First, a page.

Week of August 1, 2016
By: Matthew Trail
“Although we do need science to provide solutions, the problems are fundamentally political.” — Andrew F. Read, Director, Center For Infectious Disease Dynamics, Penn State University, The Philadelphia Inquirer, 8/4/16
Welcome to In The Media: Antimicrobial Resistance, a recurring media compilation focusing on the rise of antimicrobial resistance and scientific discovery in advanced diseases.
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Rio Plagued With AMR Concerns
In response to reportedly high viral loads in Rio de Janeiro’s waterways, a University of Southern Florida professor offered this advice to Rio visitors: “Don’t put your head under water.”
The Center for Disease Control and Prevention (CDC) announced $67 million in grants to state and local health departments combating antimicrobial resistance, amid news that a new U.S./U.K. antibiotics and rapid diagnostics pipeline accelerator, CARB-X, has been launched.
An editorial published by the World Health Organization (WHO) calls for a global response to the AMR threat.
Researchers unveiled new findings on the prevalence of multidrug-resistant, mcr-1-positive E. coli in cattle.
McDonald’s announced that it has made good on its pledge to eliminate chicken raised with antibiotics from its menu.
Chart: Bearing The Burden Of C. difficile Infections
“The Centers for Disease Control and Prevention (CDC) is contributing $67 million to the nationwide effort to fight antibiotic resistance, according to a statement made by the CDC last week. These funds will be distributed to all 50 state health departments, six local health departments (Chicago, the District of Columbia, Houston, Los Angeles, New York City, and Philadelphia) and Puerto Rico. This funding will also support seven new regional laboratories that will specialize in rapid detection, identification, and response of emerging resistant pathogens.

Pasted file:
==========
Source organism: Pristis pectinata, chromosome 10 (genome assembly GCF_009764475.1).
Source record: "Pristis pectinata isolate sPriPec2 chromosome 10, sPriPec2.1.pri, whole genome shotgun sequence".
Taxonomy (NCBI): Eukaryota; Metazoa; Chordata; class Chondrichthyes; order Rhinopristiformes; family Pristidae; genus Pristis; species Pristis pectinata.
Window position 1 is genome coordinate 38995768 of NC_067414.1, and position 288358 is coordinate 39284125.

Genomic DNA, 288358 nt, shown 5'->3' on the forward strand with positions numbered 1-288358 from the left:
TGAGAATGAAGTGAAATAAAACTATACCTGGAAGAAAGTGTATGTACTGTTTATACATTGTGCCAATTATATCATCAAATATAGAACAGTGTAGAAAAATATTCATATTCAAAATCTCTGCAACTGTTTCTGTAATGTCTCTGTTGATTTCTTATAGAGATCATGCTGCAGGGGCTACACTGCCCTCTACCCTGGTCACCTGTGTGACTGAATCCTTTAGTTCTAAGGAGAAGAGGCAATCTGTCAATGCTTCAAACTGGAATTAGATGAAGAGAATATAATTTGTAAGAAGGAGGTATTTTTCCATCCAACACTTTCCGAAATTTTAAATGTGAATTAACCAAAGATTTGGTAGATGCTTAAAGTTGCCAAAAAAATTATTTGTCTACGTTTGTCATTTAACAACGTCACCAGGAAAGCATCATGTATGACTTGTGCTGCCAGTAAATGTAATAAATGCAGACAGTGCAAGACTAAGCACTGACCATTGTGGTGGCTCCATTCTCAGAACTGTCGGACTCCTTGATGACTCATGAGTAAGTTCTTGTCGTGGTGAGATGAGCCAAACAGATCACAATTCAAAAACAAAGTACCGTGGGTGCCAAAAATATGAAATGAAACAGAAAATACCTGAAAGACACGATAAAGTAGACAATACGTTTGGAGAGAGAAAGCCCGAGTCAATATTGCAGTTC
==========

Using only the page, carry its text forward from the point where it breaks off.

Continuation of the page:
“These funds will support activities outlined in the CDC’s Antibiotic Resistance Solutions Initiative, which was created in order to fully implement the activities defined in the National Action Plan for Combating Antibiotic-Resistant Bacteria. The main focuses of the Antibiotic Resistance Solutions Initiative involve tracking, rapid detection of and response to outbreaks, improved prescribing, providing better patient care, increasing susceptibility testing, providing insights for research innovation, implementing CDC’s Core Elements of Hospital Antibiotic Stewardship nationwide, and establishing global partnerships dedicated to prevention and detection, as outlined by the CDC.” (Kristi Rosa, 8/4/16)
“Bacteria resistant to one of the antibiotics of ‘last resort’ and a ‘substantial public health risk’ have been discovered in Scotland. Medical researchers detected the mcr-1 gene in a salmonella patient who had recently returned from south-east Asia. The gene was discovered in China last year, leading scientists to warn of a ‘post-antibiotic’ era. It is the first time that the bug, which is resistant to the antibiotic colistin, has been found in Scotland.
“The discovery was revealed in a Health Protection Scotland (HPS) report. HPS said the traveller was recovering and had not required antibiotic treatment.” (8/3/16)
“Two new studies in Emerging Infectious Diseases provide more evidence of the spread of MCR-1, the gene that confers resistance to the last-resort antibiotic colistin, in both animals and humans, including an isolate that was resistant to multiple antibiotics.